To avoid adding to the problems often associated with speculative investors, the Land Bank interviews potential buyers to ensure they have the commitment and resources necessary to bring the properties up to code in a timely manner. In some cases, the buyers are also vetted by the neighborhood associations who have a vested interest in ensuring properties are adequately maintained after rehabilitation, whether they subsequently are owner-occupied or rental properties. During the duration of this project, Kansas City has engaged in a vigorous debate about how to facilitate affordable housing while at the same time helping disadvantaged communities develop economically. Extension of the A2V analysis is ongoing in an effort to provide important information for public officials.

Levine: How are your findings being used and implemented by the city and/or community?

Never: Our work has not only been important in aiding the Land Bank in understanding rapidly evolving housing dynamics, but it also has been a piece of a vibrant regional commitment to open data. Kansas City, through the stewardship of partners such as the MetroLab Network, the KC Digital Drive and the Mid-America Regional Council, has made a concerted effort to not only lower barriers to accessing public data, but also to generate and disseminate analysis to all interested parties.

The A2V project is one of dozens that have created a vibrant regional data ecosystem predicated on the thoughtful use of data analytics in order to empower citizens and their public officials to address pressing needs. An example of this has been a collaboration with Legal Aid of Western Missouri on their Adopt-A-Neighborhood (AAN) project. AAN curates relationships between urban core neighborhood associations and large law firms to provide legal services to communities; our analytical process has been used to identify the impact of specific legal actions on the fabric of local neighborhoods. It is our hope to continue such relationships in order to leverage our efforts for as many community needs as possible.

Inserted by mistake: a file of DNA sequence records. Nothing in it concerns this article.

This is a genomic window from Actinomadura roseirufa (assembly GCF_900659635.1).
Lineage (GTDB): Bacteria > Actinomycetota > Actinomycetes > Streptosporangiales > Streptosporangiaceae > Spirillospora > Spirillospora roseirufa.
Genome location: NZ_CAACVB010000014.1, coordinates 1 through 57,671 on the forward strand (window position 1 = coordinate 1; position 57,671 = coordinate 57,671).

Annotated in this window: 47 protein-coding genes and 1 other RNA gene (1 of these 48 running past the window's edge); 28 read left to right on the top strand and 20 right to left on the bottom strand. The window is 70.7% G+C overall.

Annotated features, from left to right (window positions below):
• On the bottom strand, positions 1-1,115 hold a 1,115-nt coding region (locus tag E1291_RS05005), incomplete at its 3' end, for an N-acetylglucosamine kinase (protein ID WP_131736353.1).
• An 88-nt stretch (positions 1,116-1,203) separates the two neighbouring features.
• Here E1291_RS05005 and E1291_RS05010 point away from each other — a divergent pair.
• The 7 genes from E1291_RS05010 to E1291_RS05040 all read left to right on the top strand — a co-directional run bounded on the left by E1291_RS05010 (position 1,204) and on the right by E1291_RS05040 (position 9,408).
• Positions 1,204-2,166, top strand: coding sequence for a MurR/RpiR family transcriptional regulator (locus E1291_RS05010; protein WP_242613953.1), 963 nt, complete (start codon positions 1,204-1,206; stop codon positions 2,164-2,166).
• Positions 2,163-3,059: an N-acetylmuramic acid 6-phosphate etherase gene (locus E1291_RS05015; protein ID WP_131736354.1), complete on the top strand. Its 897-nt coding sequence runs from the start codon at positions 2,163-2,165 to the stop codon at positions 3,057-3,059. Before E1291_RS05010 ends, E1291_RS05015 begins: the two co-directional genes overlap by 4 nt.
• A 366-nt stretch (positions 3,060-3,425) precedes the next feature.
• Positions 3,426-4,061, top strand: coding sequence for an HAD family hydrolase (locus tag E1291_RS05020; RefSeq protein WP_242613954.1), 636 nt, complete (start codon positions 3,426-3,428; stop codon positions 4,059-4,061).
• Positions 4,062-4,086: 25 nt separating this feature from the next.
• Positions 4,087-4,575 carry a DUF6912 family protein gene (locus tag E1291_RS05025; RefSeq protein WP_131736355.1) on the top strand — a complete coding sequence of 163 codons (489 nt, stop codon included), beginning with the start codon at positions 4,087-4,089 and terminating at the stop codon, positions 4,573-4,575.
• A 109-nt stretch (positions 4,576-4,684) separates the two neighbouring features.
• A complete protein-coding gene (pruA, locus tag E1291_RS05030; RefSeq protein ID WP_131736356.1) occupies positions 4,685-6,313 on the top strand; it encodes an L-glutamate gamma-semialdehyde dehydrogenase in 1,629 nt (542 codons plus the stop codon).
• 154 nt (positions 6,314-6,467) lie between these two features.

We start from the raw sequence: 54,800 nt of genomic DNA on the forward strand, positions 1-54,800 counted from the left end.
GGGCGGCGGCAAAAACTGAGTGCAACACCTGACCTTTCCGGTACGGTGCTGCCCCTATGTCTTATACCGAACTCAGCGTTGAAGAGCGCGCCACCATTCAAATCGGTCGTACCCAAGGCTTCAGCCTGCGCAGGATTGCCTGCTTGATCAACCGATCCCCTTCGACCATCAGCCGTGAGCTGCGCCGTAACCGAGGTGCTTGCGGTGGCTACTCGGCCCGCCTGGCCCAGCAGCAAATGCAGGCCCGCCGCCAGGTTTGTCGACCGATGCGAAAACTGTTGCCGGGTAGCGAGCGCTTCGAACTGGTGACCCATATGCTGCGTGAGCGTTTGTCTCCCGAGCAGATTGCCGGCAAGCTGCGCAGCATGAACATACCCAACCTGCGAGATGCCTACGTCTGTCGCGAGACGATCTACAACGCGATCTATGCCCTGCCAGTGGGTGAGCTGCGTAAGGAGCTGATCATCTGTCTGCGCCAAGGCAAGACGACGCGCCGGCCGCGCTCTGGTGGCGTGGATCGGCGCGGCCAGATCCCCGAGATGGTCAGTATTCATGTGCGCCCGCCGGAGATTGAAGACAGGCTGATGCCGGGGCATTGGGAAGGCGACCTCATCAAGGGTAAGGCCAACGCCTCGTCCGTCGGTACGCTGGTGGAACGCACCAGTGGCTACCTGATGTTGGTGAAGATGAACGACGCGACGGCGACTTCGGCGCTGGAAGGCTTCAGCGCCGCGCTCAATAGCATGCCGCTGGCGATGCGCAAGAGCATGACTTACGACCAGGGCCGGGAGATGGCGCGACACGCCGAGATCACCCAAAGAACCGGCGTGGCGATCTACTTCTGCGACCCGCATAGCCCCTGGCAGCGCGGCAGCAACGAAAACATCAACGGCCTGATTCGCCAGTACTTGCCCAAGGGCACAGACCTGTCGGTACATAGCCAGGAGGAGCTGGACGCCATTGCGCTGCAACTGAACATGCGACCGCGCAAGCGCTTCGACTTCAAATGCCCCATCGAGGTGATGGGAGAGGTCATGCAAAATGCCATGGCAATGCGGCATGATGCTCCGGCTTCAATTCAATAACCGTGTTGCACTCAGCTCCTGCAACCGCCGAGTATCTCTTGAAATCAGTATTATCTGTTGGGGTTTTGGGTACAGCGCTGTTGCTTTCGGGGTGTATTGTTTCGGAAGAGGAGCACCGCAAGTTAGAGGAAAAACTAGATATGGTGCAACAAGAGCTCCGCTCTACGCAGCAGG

DeLisle: In addition to impacting the local community, our outreach efforts have called national attention to the underlying problem and the potential contribution analytics can make in developing solutions. This increase in awareness was punctuated by the 2018 Alteryx Excellence Award we received through our ability to leverage the Alteryx for Good program. We have also introduced Alteryx to our students in the classroom and are using the tool to help future professionals understand how to harness the power of big data analytics to solve complex problems affecting our urban centers.

Di Mauro-Nava: What was the most surprising thing you learned during this process?

Never: Perhaps the most surprising aspect of our work has been in discovering how quickly market conditions can change some of the dynamics surrounding Land Bank properties, as well as abandoned housing in general. At the beginning of the study period, the Land Bank was taking in more abandoned housing than it could sell, leading to an ever-increasing backlog of properties that created a strain on resources. During 2017, that situation changed as owner-occupants, rehabbers and investors absorbed much of the existing stock of improved properties, leaving the Land Bank with a surplus of abandoned lots for which there has been little demand to date. Thus, the challenge facing Kansas City and many other cities is what to do with vacant lots located in neighborhoods where conditions and values may not support new construction.